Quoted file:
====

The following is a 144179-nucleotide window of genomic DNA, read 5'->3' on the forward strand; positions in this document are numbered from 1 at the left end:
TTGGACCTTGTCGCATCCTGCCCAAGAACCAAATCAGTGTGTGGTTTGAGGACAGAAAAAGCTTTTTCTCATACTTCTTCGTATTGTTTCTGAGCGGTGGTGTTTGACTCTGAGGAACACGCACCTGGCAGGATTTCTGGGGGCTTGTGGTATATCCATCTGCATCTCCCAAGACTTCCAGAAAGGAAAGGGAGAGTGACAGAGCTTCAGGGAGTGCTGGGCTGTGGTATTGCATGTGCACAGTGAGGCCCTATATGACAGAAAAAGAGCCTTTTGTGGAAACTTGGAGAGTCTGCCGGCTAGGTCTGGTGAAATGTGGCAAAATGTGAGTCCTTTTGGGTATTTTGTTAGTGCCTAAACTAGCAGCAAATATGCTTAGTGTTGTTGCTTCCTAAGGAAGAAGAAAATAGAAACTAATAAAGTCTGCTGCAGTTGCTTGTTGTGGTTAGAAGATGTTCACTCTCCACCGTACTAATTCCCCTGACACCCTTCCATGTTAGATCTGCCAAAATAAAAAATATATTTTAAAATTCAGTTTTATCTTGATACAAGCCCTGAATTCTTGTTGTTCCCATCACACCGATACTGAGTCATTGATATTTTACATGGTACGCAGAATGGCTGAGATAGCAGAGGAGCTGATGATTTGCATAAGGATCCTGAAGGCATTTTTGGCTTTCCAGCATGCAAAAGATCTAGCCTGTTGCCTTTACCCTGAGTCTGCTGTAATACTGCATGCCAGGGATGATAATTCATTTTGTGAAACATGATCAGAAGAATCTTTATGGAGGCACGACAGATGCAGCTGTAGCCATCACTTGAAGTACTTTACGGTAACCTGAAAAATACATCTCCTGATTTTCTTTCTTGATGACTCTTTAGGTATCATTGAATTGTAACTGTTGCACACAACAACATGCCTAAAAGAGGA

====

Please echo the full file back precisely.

The following is a 144179-nucleotide window of genomic DNA, read 5'->3' on the forward strand; positions in this document are numbered from 1 at the left end:
TTGGACCTTGTCGCATCCTGCCCAAGAACCAAATCAGTGTGTGGTTTGAGGACAGAAAAAGCTTTTTCTCATACTTCTTCGTATTGTTTCTGAGCGGTGGTGTTTGACTCTGAGGAACACGCACCTGGCAGGATTTCTGGGGGCTTGTGGTATATCCATCTGCATCTCCCAAGACTTCCAGAAAGGAAAGGGAGAGTGACAGAGCTTCAGGGAGTGCTGGGCTGTGGTATTGCATGTGCACAGTGAGGCCCTATATGACAGAAAAAGAGCCTTTTGTGGAAACTTGGAGAGTCTGCCGGCTAGGTCTGGTGAAATGTGGCAAAATGTGAGTCCTTTTGGGTATTTTGTTAGTGCCTAAACTAGCAGCAAATATGCTTAGTGTTGTTGCTTCCTAAGGAAGAAGAAAATAGAAACTAATAAAGTCTGCTGCAGTTGCTTGTTGTGGTTAGAAGATGTTCACTCTCCACCGTACTAATTCCCCTGACACCCTTCCATGTTAGATCTGCCAAAATAAAAAATATATTTTAAAATTCAGTTTTATCTTGATACAAGCCCTGAATTCTTGTTGTTCCCATCACACCGATACTGAGTCATTGATATTTTACATGGTACGCAGAATGGCTGAGATAGCAGAGGAGCTGATGATTTGCATAAGGATCCTGAAGGCATTTTTGGCTTTCCAGCATGCAAAAGATCTAGCCTGTTGCCTTTACCCTGAGTCTGCTGTAATACTGCATGCCAGGGATGATAATTCATTTTGTGAAACATGATCAGAAGAATCTTTATGGAGGCACGACAGATGCAGCTGTAGCCATCACTTGAAGTACTTTACGGTAACCTGAAAAATACATCTCCTGATTTTCTTTCTTGATGACTCTTTAGGTATCATTGAATTGTAACTGTTGCACACAACAACATGCCTAAAAGAGGA